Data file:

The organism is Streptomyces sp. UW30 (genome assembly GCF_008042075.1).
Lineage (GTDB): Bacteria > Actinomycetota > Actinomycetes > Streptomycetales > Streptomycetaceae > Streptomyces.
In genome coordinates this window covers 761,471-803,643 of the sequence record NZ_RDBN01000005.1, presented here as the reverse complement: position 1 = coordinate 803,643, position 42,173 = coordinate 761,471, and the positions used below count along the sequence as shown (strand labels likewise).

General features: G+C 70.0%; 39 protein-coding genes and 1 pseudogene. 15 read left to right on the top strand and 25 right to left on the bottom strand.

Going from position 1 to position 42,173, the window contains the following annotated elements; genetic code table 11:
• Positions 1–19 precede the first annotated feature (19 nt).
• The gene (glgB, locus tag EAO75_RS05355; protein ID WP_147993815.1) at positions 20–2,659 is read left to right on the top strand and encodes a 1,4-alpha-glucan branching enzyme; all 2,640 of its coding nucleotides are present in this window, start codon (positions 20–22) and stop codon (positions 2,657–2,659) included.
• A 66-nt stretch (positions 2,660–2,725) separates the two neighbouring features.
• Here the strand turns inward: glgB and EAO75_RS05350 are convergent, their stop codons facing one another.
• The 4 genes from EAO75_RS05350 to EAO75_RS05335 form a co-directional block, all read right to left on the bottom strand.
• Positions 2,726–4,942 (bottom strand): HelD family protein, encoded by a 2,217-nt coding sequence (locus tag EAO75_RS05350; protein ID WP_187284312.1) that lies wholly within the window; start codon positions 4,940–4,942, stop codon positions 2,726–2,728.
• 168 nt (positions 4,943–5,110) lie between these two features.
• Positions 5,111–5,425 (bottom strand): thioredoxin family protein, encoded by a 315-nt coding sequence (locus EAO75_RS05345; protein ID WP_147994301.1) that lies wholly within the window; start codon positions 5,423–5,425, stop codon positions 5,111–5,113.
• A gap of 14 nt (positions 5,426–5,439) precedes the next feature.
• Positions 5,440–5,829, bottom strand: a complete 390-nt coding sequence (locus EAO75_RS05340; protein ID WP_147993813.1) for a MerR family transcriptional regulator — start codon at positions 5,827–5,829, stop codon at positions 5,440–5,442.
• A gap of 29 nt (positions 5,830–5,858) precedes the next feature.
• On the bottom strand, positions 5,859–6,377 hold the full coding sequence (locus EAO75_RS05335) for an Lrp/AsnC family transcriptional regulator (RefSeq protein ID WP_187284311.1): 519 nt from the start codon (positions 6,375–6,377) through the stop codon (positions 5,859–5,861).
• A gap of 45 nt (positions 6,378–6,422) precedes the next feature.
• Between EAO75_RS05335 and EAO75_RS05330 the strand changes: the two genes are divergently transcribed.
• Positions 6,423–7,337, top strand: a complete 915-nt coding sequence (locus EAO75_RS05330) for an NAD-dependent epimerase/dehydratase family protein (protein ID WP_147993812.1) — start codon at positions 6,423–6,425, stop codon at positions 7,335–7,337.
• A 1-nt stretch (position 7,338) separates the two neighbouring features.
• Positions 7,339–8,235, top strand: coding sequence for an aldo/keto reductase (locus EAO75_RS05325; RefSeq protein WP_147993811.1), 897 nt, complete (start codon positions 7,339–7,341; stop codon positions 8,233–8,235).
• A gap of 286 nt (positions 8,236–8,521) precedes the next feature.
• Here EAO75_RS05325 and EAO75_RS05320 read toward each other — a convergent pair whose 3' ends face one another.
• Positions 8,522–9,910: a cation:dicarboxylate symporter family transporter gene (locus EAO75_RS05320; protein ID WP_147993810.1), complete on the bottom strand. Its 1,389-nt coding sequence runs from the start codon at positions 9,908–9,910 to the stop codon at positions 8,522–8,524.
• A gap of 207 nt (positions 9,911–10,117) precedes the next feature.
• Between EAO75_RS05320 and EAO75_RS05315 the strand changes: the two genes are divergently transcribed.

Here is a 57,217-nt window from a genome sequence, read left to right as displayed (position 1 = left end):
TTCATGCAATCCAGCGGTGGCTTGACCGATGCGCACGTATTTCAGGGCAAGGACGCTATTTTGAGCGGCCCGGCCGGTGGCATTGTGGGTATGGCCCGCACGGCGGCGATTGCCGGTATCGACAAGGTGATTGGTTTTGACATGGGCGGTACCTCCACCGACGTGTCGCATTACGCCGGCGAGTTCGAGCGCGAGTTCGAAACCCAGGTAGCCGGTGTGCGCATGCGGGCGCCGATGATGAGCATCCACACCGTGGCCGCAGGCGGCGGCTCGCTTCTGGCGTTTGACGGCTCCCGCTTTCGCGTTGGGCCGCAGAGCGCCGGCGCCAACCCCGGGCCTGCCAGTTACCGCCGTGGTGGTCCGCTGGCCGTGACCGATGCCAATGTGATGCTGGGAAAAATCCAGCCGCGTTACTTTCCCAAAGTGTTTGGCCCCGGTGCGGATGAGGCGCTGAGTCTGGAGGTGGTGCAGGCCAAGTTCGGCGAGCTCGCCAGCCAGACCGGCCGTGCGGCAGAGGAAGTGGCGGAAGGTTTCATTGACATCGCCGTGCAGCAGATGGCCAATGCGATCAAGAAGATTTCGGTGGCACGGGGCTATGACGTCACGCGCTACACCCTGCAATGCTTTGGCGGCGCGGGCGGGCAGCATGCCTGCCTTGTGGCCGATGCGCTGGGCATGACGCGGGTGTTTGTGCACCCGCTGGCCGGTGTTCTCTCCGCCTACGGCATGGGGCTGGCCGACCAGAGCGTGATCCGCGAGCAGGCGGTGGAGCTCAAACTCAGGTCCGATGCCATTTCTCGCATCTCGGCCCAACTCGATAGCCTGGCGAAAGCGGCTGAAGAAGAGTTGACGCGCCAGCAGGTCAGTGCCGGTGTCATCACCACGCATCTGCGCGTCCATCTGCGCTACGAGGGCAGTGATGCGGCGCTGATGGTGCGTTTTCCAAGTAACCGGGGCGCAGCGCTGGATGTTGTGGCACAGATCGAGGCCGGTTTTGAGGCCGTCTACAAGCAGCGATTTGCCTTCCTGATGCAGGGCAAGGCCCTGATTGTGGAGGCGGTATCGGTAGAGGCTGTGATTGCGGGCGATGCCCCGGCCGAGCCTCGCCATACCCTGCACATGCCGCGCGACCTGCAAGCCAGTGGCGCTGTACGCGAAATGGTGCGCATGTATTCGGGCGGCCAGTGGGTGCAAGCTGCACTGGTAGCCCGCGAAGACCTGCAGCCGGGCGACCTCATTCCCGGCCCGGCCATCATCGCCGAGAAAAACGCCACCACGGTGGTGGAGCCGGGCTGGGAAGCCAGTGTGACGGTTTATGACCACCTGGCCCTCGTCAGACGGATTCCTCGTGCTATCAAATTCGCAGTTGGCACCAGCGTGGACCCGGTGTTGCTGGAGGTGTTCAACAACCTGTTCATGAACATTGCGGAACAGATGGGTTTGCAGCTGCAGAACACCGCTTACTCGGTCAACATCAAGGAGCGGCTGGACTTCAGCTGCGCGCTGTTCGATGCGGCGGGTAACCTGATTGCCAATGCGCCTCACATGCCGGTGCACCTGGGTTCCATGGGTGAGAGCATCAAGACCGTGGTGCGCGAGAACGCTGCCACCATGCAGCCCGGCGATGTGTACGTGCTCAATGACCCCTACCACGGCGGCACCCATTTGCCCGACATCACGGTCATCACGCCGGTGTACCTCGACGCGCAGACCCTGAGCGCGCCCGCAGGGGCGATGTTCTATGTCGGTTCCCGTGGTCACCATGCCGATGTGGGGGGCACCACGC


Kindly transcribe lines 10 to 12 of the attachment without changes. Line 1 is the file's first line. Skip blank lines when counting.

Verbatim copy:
• The 4 genes from EAO75_RS05350 to EAO75_RS05335 form a co-directional block, all read right to left on the bottom strand.
• Positions 2,726–4,942 (bottom strand): HelD family protein, encoded by a 2,217-nt coding sequence (locus tag EAO75_RS05350; protein ID WP_187284312.1) that lies wholly within the window; start codon positions 4,940–4,942, stop codon positions 2,726–2,728.
• 168 nt (positions 4,943–5,110) lie between these two features.